In another 1997 interview with Metal Hammer, Rollins explained the lyrical content of the track "Shame", saying it "deals with things that have happened to me that I can't face and can't really talk about, and they've had a big impact on my life. Everyone has things they've said or done or been that they're ashamed of, I don't think anyone gets out clean. There's a lot of confusion and a lot of hurt in the rear-view mirror. Some of it, I've been able to face and some of it, I'm working towards. It's a process. But I know there are some things that eat me up and hurt, so I decided to write a song about it."[8] He further added that "During a City" was inspired by his time in New York City during the making of the album. All the other members of the band were based in New York, whereas Rollins was based in Los Angeles.[8] The song "Saying Goodbye Again" is about the irrationality of people dying prematurely due to drug abuse, with the last verse referring to a deceased friend of Rollins who was a drummer for Los Angeles band Stains.[8] According to Haskett, the song "Starve" was producer Steve Thompson's idea, and was intentionally less complex in arrangement than other songs on the album, recalling that Thompson said to "go play a hardcore song on dropped D".[9] Haskett included "Neon" as among his ten favorite Rollins Band songs in a 2015 Louder Sound article, saying "'Neon' is up there with 'Burned Beyond Recognition' and 'Disconnect' as one of my favourites to play. It’s one of the better mixes of words and music we were writing."[6]

Touring and promotion[edit]

The Come In and Burn tour lasted from April 1997 to October 1997, covering North America, Europe, Australia and Japan. That year, the band also made appearances on Later... with Jools Holland and Saturday Night Live, where they were introduced by guest host Pamela Anderson. Metal Injection ranked their Later... with Jools Holland performance of "On My Way to the Cage" as one of the "10 Greatest Metal Performances on British Television".[10] Metal Insider included them and their Saturday Night Live performance of "Starve" on a list of the "Heaviest SNL Musical Guests".[11] To further support the album, music videos were made for lead single "Starve" and "The End of Something". The "Starve" video, directed by Modi Frank, includes footage from the recording sessions, as well as live footage.[12]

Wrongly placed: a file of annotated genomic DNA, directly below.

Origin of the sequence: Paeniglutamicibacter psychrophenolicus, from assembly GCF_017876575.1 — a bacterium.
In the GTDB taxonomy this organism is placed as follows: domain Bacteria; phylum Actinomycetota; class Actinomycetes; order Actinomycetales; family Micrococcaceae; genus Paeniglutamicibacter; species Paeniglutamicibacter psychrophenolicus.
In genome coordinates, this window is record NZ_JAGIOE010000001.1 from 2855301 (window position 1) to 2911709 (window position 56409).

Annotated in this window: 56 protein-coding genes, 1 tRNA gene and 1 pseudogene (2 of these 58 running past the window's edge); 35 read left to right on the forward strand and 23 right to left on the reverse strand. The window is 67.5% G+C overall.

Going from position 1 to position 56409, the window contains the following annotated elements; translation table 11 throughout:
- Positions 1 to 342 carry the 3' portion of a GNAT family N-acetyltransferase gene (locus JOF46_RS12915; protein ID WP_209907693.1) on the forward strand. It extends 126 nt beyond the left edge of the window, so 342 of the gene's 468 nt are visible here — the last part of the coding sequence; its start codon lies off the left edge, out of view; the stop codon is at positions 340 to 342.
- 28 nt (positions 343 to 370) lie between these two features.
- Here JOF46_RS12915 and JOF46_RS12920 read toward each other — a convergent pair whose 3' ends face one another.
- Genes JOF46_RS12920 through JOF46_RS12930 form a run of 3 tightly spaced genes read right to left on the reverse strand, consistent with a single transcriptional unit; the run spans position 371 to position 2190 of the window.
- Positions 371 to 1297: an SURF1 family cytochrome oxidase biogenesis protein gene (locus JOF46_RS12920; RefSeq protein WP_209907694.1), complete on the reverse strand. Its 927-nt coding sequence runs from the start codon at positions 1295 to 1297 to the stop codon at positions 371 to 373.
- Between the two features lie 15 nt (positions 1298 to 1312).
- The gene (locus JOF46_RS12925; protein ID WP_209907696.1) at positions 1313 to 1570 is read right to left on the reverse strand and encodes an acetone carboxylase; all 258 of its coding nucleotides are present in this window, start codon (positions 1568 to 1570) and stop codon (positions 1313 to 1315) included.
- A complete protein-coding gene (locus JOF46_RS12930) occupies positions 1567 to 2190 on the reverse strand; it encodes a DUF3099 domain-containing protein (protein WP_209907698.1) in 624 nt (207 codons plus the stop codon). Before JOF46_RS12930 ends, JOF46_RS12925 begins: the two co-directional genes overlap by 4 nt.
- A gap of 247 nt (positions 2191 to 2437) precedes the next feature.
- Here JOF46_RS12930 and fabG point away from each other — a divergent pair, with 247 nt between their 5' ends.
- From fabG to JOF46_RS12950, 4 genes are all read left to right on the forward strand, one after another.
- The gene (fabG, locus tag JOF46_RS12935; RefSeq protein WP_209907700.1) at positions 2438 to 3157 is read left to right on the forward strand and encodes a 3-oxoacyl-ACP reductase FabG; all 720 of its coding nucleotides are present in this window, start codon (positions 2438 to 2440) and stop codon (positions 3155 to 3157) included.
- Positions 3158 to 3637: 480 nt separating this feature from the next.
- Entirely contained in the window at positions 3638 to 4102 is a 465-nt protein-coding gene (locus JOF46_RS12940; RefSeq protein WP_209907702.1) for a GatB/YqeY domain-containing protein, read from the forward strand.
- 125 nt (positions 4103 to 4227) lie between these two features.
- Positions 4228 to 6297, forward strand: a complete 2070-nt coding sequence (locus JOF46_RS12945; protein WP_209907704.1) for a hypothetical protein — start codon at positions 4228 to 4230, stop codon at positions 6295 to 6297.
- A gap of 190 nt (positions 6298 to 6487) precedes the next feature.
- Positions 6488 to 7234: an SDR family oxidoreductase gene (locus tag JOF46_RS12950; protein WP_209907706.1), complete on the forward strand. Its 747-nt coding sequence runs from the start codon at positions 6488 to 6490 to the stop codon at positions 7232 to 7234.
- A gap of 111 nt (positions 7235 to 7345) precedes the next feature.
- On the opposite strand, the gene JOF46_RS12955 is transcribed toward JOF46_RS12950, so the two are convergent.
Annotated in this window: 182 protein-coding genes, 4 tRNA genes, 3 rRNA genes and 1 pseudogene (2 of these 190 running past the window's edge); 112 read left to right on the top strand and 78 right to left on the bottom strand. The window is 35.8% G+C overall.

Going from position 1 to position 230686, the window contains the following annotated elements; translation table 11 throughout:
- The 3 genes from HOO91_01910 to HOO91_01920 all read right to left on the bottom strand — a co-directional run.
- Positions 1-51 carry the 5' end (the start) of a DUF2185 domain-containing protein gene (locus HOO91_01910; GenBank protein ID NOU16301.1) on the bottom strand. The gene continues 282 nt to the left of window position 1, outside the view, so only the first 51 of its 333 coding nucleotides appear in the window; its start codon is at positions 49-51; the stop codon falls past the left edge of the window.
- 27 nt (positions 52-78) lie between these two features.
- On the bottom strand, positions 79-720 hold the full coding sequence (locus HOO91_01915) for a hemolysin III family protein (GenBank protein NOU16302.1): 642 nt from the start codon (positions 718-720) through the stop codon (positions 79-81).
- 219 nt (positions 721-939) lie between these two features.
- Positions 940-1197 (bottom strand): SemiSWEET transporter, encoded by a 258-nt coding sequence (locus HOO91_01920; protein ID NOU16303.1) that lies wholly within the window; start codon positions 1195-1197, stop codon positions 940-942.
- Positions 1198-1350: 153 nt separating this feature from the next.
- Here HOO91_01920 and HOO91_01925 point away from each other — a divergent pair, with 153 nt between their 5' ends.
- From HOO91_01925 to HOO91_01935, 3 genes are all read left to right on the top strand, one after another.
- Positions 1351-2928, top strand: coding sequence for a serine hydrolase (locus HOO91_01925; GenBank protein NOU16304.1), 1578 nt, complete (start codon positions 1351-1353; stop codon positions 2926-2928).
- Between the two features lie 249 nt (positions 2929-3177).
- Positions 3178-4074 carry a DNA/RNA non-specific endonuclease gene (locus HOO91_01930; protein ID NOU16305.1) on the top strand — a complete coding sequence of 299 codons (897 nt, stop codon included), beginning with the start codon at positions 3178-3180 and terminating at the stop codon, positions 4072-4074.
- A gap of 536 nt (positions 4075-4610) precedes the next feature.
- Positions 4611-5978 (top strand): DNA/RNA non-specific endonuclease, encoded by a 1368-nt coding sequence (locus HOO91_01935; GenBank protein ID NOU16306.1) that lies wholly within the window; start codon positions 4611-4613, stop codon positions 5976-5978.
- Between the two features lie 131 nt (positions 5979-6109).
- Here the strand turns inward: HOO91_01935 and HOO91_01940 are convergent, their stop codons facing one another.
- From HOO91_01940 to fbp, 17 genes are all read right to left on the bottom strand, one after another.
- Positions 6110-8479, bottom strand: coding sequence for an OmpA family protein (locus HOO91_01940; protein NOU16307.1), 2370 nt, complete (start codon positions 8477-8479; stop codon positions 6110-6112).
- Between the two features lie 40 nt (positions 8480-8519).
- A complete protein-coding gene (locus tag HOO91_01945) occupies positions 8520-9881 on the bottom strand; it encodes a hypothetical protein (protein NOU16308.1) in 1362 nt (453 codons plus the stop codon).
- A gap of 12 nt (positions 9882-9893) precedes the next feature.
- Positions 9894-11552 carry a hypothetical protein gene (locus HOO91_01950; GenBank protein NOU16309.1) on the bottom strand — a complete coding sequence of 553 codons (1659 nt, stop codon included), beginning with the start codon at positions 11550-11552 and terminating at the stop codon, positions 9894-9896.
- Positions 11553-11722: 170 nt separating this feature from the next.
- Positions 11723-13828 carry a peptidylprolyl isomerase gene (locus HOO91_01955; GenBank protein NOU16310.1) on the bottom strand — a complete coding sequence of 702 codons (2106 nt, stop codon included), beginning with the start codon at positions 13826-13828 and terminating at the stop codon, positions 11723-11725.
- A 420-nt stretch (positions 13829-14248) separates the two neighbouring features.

Following the tour, the lineup dissolved. In a September 1998 CMJ interview, Rollins said that the band were on indefinite hiatus, citing the lukewarm response to the Come In and Burn tour and the album itself.[13] Earlier in 1998 Rollins had formed a band with a lineup featuring members of Mother Superior, performing a few low key concerts in the United States during that year.[14] Rollins did not originally intend to use the Rollins Band moniker for this project, but his management insisted he do so.[9] Chris Haskett remembered, "at the end of 1997 we were really burnt out. I figured we would be on a break and then reconvene once everybody had cooled off and had a rest. But then in 1998 I started getting emails from fans telling me how excited they were that RB was coming to Chicago and a few other places. I knew Henry was doing stuff with Mother Superior but I thought that would just be a side project so there you go. So I found out I wasn't in the band via the internet."[15] Haskett subsequently moved to Australia following his departure from Rollins Band.[16]

Release and reception[edit]

Professional ratings
Review scores
The Village VoiceC−[19]